- June 16, 2016
- 433 views
CS2 held its first #CS2uesday twitter session last week and received some great, challenging questions from individuals across the built environment.
Questions received ranged from the lessons that CS2 has learnt throughout the years, to specific questions about party wall and dilapidation disputes.
There were wider themes covered, including the topic of Brexit and the risks this poses to the construction/house building industry.
There was also a question on the 2018 changes to the Energy Act and what tenants should look out for – a timely question that preceded CS2’s article in Property Week on EPC’s and how to defeat rogue assessors, dated 10 June 2016.
See below for a full list of questions asked on the day and CS2’s answers.
The next #CS2uesday will take place on Tuesday 5 July. Send your questions to #CS2uesday now and look out for a live response in July.
1. What are the considerations when limiting the redecoration obligation by a schedule of condition?
The emphases of each is driven by context. Three considerations are: The type of covenant, the length of the lease and the condition of the building before acquisition.
2. Several large developers are bringing construction in-house to control costs; will this become a bigger trend?
Possibly, yes – to control cost and also quality as it is increasingly harder to source quality tradesmen and sub-contractors. However, no is a more probable answer as it attracts risk; contractual liability, HR and employment.
3. How would you recommend dealing with party wall issues outside England, where the 1996 Act is not recognised i.e. the Isle of Man?
We might recommend adopting the principles as the ‘process’, although not legally binding, can protect both the building and the adjoining owners. Note: The building owner would have to freely agree to pay costs. They might be wise to be persuaded as it protects both interested parties.
4. What sector are you finding most active with your developer clients since the start of this financial year?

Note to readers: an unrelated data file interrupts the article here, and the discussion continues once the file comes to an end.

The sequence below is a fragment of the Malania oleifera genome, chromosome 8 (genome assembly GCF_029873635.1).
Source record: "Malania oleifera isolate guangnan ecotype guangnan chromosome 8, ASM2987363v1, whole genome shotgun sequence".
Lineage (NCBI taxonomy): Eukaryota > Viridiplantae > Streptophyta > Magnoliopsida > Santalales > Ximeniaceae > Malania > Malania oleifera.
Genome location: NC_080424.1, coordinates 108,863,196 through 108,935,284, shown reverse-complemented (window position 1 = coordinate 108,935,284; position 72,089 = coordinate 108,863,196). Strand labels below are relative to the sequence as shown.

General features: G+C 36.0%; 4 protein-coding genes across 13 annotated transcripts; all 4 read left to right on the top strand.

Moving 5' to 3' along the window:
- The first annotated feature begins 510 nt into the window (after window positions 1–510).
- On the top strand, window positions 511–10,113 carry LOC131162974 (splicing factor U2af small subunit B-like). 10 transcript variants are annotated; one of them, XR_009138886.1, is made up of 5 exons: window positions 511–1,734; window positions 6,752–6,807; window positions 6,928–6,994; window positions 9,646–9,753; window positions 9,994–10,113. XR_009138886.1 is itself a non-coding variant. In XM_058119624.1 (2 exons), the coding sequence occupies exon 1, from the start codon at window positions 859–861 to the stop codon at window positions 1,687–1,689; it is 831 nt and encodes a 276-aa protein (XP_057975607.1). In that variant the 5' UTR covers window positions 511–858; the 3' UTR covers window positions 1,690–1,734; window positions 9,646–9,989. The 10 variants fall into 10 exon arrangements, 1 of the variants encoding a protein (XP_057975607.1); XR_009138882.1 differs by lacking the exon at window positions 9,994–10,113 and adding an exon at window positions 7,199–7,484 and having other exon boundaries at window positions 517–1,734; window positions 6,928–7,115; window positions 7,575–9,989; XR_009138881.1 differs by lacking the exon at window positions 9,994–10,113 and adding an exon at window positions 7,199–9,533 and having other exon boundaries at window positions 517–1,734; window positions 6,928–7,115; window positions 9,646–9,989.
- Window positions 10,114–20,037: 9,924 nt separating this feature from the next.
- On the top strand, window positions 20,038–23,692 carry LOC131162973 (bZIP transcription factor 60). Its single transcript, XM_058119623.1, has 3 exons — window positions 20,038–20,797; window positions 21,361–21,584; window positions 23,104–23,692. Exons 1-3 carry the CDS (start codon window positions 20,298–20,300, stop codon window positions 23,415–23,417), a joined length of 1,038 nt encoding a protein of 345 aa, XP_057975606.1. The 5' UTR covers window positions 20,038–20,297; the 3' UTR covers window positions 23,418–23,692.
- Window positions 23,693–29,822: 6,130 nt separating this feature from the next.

Presently logistics and motor trade. The logistics sector is being driven by e-commerce and the demand for larger sheds. The motor trade sector is an attractive investment proposition as it combines office, retail, and employment under one roof.
5. What negotiations can be made between tenant and landlord if there’s no intention of using dilapidation fees to revert back a premises?
The tenant can refuse to accept they form part of a claim until the landlord has undertaken the work.
6. What do you think are the big Brexit risks to the construction/house-building industry?
The most significant and immediate impact of Brexit is uncertainty; delayed decisions stalling investment.
7. As a surveyor, what’s the most valuable lesson you as a business have learnt re: the key to a successful project?
Communication, honesty and integrity in the decision making process; it gives clients visibility and confidence.
8. As a tenant, should I be concerned about the 2018 changes to the Energy Act?
The 2018 changes to the Energy Act could incur significant, potential occupational and financial consequences for tenants. Property fit outs are often undertaken by a tenant and as these could affect the EPC rating. It is feasible that a landlord will not want a tenant to remove certain aspects of a fit-out.
CS2 has produced an article for Property Week that discusses how to avoid these pitfalls.
For further information on any of the topics discussed contact Andrew Mather.